Mitt Romney’s selection of Rep. Paul Ryan (R-Wis.) as his vice-presidential running mate was either a political game changer that will galvanize the Republican base and shift the focus of this year’s election to economic policy — or an act of desperation by a presumptive presidential nominee who has yet to connect with average voters.
With the selection of Rep. Paul Ryan (R-Wis.) as Mitt Romney’s vice presidential running mate, this year’s presidential election is shaping up as a sharp confrontation between radically different views of the federal government and economic policy. And a Jewish community that shares the general concern about the fragile economic recovery but also remains committed to an array of critical social programs will also be faced with the clearest choices in many election cycles.
Meeting is first visit of its kind for diverse group of Jewish émigrés; election-year politics in the air.
Jewish Week Correspondent
Leaders of New York’s Russian-Jewish community attended a White House meeting last week with their eyes wide open. They knew that election-year politics might have influenced the invitation, several members of the delegation said.
A new Gallop poll shows President Barack Obama winning 64 percent of the Jewish vote in November’s election, a number that would represent a 24-year low in the Jewish vote for a Democratic presidential candidate.
By comparison, Jewish support for Republican candidate Mitt Romney in the Gallop poll is at 29 percent, which would be a new high among Republican candidates.
Shame on me for not knowing that May was Jewish American Heritage Month. To be sure, it lacks the profile of Black History Month, but apparently in Washington it’s a big deal. I was reminded of that when I read about Obama’s closing remarks at the White House on Wednesday, when he took pains to highlight the central anecdote of historian Jonathan Sarna’s new book, “When General Grant Expelled the Jews.”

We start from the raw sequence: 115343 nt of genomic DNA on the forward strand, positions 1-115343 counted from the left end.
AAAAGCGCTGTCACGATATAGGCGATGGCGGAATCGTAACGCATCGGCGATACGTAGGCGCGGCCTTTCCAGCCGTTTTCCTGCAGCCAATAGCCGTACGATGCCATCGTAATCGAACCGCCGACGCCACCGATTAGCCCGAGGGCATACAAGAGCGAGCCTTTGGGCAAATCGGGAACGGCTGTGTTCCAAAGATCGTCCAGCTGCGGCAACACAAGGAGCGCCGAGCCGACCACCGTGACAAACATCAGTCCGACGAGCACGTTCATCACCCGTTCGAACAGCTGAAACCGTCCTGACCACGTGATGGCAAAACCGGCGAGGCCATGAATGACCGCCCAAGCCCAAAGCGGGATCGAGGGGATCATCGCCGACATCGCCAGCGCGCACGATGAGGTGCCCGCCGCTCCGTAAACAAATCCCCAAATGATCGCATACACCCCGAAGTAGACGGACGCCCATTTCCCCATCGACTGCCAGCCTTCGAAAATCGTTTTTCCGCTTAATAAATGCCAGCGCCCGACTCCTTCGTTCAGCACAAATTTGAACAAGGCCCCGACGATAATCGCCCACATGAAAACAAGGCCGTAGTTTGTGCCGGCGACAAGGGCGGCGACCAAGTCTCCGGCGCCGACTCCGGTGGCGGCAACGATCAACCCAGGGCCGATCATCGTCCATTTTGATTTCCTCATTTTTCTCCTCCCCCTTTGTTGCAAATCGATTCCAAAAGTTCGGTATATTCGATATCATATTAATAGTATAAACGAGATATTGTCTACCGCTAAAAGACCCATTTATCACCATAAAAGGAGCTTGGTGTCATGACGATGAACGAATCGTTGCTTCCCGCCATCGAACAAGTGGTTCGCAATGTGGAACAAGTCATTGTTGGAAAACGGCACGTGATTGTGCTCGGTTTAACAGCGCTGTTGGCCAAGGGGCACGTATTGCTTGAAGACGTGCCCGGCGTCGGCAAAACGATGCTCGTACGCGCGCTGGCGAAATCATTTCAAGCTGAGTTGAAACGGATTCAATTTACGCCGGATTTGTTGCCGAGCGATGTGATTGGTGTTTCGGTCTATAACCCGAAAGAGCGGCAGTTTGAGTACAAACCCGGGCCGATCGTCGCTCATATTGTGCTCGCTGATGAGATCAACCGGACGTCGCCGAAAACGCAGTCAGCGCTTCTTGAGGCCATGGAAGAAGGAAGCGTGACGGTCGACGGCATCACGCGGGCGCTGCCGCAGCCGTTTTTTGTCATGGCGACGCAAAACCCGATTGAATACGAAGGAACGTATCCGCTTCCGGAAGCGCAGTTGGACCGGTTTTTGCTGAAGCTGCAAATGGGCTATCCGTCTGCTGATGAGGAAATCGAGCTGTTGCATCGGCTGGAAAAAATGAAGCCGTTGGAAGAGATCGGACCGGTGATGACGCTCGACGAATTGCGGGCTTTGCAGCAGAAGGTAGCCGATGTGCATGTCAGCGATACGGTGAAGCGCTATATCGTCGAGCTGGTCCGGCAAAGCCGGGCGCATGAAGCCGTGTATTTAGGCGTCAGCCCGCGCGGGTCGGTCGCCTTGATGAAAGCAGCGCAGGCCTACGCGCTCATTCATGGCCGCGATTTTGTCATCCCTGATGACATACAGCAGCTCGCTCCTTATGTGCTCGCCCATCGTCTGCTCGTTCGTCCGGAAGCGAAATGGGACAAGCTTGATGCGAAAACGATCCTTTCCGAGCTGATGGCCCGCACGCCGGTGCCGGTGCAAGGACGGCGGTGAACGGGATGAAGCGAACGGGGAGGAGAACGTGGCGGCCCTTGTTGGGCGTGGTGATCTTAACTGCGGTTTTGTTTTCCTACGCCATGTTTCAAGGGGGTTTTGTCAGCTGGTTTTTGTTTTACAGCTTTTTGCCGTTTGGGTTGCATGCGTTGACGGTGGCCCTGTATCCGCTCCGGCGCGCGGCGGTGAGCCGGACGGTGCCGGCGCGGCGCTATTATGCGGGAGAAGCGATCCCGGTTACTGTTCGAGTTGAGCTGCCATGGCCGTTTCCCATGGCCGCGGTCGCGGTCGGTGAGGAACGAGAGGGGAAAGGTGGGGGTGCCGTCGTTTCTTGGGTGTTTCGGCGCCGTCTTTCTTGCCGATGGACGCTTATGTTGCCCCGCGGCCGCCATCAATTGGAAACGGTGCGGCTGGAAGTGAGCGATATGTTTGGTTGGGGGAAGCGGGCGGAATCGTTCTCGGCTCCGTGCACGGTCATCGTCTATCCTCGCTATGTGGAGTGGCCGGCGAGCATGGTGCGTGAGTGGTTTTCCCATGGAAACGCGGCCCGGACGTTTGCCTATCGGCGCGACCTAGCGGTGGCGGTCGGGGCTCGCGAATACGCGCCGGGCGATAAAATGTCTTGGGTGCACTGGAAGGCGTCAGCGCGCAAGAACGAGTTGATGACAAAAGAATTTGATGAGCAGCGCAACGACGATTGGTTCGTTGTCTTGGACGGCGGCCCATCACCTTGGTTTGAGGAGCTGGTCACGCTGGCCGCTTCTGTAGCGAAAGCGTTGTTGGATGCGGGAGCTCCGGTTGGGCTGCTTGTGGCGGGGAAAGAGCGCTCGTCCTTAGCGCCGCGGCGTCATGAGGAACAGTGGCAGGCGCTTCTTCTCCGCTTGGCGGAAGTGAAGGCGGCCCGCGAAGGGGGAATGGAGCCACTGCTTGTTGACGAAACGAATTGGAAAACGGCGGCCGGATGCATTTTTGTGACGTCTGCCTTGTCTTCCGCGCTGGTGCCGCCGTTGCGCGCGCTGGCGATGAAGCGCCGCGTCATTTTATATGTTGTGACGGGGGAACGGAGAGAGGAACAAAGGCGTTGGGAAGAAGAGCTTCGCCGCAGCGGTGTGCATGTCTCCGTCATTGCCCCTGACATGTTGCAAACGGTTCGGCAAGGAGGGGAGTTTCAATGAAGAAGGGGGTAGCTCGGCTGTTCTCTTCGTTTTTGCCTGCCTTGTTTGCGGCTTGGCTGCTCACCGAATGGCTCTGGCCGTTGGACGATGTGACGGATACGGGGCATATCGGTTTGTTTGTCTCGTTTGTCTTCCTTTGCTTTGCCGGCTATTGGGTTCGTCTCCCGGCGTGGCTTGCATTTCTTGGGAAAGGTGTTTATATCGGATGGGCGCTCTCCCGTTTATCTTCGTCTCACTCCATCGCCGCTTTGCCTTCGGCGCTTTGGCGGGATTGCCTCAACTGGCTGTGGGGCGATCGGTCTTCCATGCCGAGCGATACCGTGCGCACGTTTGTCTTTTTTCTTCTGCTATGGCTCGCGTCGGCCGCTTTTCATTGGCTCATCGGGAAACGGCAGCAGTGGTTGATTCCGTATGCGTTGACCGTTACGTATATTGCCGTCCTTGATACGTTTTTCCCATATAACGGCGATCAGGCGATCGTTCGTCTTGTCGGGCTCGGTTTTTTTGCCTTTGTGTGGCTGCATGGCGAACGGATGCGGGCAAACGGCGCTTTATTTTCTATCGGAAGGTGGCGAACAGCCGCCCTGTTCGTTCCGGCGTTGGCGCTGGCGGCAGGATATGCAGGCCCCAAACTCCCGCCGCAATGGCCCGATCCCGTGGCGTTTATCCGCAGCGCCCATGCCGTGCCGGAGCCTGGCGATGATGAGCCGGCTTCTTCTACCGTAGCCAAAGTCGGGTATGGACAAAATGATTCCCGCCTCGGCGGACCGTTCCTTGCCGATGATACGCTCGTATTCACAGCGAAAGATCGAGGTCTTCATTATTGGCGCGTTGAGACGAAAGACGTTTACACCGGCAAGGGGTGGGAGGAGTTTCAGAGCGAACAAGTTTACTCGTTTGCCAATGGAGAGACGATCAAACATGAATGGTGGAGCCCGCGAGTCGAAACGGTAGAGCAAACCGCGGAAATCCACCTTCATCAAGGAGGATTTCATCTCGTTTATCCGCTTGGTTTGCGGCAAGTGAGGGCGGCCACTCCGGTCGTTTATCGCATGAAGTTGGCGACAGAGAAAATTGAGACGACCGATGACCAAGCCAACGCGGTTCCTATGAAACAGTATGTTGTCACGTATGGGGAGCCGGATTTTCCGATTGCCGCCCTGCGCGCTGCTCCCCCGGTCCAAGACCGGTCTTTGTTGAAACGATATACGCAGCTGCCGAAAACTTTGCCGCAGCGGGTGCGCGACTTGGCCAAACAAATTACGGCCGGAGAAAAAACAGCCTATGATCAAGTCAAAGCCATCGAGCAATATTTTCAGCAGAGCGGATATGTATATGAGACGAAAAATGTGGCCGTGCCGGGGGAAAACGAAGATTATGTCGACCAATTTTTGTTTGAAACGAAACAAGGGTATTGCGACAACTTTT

Jewish vote in key swing state could prove crucial if turnout is high.
Cincinnati — Out here in the America between the coasts, in what may be the most prized electoral catch of all come November, Sam Samet is President Barack Obama's worst nightmare.
And Michael Heines is Mitt Romney's.
Sipping a cup of coffee after the morning minyan at suburban Adath Israel Synagogue, Samet, 77, said he voted for Obama four years ago. But now, three years into the president's rocky term, the lifelong Democrat is so disenchanted with him that he might sit out the election.
Will Obama’s move rally liberal Jews — or drive away what’s left of his Orthodox supporters?
Most American Jews, who continue to overwhelmingly vote Democratic, will likely see President Barack Obama’s announcement last week that he supports gay marriage as further reason to vote for him. After all, a “Jewish values” poll released last month by the Public Religion Research Institute found 81 percent support the right of same-sex couples to marry.
You may remember the uproar Cornel West, the Zelig-like black scholar, caused last year when he viciously attacked Obama on the liberal website Truthdig. The big news was that West—a prominent voice in American public life, but especially within the black community—had turned against the man he spent much of the 2008 campaigning for. But there was a lesser-noticed quote in that interview that raised many Jewish eyebrows. Embedded in his criticism that Obama wasn’t quite black enough, he said that Obama seemed “most comfortable with upper-¬middle
Can Romney tack to center to pull in Jews? Will economy spoil Obama’s outreach?
James D. Besser
Special To The Jewish Week
As the general election campaign kicks off in earnest, the Jewish strategies of President Barack Obama and the presumptive GOP nominee, former Massachusetts Gov. Mitt Romney, are coming into sharper focus.